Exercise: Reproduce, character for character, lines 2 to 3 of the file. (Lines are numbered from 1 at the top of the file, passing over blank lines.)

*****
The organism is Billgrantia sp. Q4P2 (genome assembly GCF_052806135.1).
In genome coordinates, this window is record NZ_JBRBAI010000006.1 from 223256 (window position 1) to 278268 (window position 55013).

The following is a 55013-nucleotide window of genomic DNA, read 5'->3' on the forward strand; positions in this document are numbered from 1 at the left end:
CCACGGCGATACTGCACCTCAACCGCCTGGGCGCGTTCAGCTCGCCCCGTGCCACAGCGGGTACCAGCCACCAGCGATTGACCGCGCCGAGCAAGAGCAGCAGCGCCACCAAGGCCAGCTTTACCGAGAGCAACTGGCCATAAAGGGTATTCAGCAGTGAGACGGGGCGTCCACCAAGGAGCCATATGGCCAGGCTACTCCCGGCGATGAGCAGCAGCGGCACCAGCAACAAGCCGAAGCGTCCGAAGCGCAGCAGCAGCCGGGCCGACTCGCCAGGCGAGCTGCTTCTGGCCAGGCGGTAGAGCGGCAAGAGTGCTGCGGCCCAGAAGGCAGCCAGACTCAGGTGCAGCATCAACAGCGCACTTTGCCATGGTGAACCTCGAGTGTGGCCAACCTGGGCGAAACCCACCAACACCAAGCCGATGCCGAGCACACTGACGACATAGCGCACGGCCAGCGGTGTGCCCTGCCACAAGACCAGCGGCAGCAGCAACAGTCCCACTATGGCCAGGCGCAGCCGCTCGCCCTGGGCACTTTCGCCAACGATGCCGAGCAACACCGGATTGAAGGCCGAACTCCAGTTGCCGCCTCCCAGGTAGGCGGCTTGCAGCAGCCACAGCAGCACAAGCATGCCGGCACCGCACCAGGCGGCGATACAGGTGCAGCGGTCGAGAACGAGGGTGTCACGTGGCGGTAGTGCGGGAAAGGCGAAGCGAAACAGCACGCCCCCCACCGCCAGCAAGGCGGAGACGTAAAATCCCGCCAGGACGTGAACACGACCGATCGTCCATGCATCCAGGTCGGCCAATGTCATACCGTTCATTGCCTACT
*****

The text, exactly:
In genome coordinates, this window is record NZ_JBRBAI010000006.1 from 223256 (window position 1) to 278268 (window position 55013).

The following is a 55013-nucleotide window of genomic DNA, read 5'->3' on the forward strand; positions in this document are numbered from 1 at the left end: